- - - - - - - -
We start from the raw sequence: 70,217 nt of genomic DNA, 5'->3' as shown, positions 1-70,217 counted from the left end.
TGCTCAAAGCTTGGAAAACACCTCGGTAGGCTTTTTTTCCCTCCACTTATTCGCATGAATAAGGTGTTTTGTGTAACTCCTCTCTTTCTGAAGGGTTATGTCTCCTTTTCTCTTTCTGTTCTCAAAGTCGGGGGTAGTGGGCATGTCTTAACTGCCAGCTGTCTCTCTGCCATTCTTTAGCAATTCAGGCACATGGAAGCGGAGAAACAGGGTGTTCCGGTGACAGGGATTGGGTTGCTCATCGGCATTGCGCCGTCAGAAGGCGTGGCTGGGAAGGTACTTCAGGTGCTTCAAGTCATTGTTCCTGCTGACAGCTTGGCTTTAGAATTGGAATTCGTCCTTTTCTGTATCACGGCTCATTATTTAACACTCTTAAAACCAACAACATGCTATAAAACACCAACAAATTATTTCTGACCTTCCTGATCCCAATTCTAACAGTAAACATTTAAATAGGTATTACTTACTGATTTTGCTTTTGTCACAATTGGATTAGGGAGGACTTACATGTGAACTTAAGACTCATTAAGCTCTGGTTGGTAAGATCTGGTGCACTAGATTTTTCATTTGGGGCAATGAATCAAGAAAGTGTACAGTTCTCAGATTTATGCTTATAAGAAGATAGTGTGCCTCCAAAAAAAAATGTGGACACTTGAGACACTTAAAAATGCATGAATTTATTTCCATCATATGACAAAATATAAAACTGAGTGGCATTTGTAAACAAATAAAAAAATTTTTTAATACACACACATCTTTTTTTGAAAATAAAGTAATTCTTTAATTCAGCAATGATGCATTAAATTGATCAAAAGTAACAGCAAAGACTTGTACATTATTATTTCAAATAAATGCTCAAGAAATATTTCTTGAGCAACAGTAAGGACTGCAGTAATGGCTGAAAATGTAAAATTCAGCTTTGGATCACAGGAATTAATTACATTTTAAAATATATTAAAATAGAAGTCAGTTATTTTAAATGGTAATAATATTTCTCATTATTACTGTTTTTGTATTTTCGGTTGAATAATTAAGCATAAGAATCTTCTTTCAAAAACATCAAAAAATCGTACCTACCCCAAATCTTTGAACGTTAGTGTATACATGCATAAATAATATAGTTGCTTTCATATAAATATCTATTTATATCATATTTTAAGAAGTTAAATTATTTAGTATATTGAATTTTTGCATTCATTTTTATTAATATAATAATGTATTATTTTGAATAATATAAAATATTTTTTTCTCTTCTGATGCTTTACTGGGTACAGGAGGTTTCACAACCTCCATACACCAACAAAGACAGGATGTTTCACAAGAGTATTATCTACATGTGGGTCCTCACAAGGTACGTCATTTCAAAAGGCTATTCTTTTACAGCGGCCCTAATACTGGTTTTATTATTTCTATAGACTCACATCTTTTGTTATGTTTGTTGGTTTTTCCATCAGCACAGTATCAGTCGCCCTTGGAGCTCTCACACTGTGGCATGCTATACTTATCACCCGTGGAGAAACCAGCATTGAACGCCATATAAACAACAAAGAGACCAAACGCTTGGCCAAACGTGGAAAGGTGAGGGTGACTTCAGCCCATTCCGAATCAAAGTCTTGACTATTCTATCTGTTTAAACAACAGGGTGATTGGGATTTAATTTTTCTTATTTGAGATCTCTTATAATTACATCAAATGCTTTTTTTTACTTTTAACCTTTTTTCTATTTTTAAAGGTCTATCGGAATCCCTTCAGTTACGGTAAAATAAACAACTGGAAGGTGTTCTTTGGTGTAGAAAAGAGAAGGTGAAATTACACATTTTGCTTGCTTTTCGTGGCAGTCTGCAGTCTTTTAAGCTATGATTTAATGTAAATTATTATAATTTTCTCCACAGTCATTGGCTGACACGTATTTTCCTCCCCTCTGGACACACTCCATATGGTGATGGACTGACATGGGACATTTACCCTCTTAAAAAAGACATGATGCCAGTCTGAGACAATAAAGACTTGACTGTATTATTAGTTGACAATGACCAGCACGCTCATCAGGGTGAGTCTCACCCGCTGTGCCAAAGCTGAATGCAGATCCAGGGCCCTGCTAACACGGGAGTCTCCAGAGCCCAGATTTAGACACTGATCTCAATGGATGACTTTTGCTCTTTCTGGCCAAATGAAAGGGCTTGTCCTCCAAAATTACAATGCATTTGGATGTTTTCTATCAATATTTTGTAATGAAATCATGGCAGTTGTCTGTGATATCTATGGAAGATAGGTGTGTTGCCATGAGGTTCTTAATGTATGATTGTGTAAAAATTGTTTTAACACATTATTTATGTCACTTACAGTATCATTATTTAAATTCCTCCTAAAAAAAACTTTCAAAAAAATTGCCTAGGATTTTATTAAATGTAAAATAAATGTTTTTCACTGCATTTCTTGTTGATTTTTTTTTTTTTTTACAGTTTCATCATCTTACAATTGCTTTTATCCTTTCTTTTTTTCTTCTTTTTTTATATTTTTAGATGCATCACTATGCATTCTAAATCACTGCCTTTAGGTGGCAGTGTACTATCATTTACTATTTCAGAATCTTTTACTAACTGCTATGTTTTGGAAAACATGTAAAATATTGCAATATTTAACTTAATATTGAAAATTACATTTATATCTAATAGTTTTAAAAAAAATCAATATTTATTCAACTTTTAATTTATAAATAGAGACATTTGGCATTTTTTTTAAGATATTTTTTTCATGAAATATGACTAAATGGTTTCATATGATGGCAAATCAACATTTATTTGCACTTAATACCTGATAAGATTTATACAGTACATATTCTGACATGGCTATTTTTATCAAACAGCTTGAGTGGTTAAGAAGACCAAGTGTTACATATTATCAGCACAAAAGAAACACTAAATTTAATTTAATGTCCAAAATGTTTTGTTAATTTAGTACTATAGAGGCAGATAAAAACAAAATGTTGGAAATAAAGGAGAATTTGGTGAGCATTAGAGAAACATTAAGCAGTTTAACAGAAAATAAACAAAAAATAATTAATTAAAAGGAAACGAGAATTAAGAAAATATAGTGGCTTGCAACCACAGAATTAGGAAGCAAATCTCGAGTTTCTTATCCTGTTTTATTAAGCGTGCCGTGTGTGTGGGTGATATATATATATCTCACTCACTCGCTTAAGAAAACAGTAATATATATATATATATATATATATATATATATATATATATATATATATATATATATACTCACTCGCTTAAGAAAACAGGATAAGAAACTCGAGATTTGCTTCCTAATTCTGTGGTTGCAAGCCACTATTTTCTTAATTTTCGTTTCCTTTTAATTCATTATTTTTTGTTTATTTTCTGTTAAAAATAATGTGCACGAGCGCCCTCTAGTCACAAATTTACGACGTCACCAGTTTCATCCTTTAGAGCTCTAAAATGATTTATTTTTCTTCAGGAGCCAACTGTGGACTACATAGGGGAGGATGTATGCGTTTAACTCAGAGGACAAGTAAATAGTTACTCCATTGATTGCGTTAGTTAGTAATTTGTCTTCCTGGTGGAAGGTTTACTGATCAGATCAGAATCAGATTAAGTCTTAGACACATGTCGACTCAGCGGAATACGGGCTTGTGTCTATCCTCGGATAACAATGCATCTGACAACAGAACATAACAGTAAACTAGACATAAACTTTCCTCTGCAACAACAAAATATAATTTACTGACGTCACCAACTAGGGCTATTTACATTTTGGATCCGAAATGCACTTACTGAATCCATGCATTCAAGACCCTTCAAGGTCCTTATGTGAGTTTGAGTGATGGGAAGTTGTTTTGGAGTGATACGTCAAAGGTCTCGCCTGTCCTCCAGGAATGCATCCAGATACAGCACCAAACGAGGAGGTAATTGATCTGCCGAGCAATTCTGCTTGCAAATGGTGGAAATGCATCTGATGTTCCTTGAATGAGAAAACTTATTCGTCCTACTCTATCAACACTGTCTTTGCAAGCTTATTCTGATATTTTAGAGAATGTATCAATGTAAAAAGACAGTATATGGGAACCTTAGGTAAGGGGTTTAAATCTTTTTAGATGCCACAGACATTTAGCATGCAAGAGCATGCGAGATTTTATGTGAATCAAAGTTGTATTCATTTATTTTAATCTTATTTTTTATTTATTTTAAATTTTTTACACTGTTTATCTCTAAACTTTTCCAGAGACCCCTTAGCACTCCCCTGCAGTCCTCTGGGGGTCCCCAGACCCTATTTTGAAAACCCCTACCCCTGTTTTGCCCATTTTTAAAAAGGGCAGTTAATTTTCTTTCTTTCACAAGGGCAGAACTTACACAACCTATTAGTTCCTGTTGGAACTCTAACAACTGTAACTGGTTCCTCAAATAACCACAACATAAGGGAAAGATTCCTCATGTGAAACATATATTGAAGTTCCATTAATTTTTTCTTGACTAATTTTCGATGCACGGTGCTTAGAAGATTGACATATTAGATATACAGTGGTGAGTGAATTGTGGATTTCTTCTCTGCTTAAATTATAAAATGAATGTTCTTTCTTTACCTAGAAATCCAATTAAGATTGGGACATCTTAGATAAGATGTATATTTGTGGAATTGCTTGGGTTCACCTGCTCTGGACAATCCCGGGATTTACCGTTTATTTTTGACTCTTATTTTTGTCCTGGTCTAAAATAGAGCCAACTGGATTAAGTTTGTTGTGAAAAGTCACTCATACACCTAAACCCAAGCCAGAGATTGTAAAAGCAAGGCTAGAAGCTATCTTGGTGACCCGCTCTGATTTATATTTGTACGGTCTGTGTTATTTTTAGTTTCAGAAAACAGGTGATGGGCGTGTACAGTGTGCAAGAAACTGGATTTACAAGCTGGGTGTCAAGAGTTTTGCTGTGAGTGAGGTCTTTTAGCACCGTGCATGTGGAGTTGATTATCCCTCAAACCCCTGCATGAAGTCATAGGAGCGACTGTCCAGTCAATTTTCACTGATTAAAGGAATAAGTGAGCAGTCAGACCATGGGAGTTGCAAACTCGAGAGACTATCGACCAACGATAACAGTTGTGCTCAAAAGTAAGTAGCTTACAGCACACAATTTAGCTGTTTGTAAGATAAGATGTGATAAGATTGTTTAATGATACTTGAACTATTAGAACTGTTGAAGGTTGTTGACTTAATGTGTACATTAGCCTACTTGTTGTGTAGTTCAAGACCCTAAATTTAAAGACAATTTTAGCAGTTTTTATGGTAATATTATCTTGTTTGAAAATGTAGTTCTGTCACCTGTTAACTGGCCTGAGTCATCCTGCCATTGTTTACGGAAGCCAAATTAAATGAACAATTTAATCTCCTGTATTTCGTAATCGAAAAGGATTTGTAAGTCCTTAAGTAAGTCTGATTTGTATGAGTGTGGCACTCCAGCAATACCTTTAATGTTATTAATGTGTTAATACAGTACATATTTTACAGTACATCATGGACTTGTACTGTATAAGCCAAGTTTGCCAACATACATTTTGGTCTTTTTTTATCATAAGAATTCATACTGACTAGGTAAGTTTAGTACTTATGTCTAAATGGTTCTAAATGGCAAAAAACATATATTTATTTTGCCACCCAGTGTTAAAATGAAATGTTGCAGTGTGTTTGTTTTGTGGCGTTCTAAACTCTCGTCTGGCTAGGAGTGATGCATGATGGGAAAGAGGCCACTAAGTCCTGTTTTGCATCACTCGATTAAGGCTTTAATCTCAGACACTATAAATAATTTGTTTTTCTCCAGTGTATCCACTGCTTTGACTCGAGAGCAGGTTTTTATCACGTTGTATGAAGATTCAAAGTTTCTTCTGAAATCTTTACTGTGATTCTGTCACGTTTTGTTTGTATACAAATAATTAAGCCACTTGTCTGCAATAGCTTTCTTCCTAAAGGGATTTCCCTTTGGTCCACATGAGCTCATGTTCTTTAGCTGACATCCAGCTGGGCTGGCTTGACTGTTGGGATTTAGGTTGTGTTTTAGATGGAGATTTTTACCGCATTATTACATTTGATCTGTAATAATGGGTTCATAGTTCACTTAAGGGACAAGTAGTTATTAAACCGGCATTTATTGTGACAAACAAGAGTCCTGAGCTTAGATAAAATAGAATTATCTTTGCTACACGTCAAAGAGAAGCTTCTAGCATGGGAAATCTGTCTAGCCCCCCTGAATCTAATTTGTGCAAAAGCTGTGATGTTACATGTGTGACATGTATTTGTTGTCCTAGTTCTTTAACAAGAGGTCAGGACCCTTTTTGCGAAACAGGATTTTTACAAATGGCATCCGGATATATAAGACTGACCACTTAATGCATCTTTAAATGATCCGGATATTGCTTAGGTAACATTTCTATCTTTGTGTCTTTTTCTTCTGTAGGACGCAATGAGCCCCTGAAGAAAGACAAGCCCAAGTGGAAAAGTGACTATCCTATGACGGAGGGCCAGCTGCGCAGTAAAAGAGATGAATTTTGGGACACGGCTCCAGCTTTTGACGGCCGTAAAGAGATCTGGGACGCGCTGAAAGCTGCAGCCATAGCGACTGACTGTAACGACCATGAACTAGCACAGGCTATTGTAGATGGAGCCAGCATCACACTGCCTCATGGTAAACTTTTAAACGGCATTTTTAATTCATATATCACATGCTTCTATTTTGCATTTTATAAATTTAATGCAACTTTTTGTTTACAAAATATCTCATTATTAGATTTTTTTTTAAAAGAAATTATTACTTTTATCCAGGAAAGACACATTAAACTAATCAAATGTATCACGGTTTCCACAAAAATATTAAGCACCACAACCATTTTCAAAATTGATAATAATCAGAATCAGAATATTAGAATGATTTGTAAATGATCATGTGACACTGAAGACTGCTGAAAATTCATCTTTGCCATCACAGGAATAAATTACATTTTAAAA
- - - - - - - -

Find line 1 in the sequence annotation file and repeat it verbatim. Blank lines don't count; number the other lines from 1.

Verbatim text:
We start from the raw sequence: 70,217 nt of genomic DNA, 5'->3' as shown, positions 1-70,217 counted from the left end.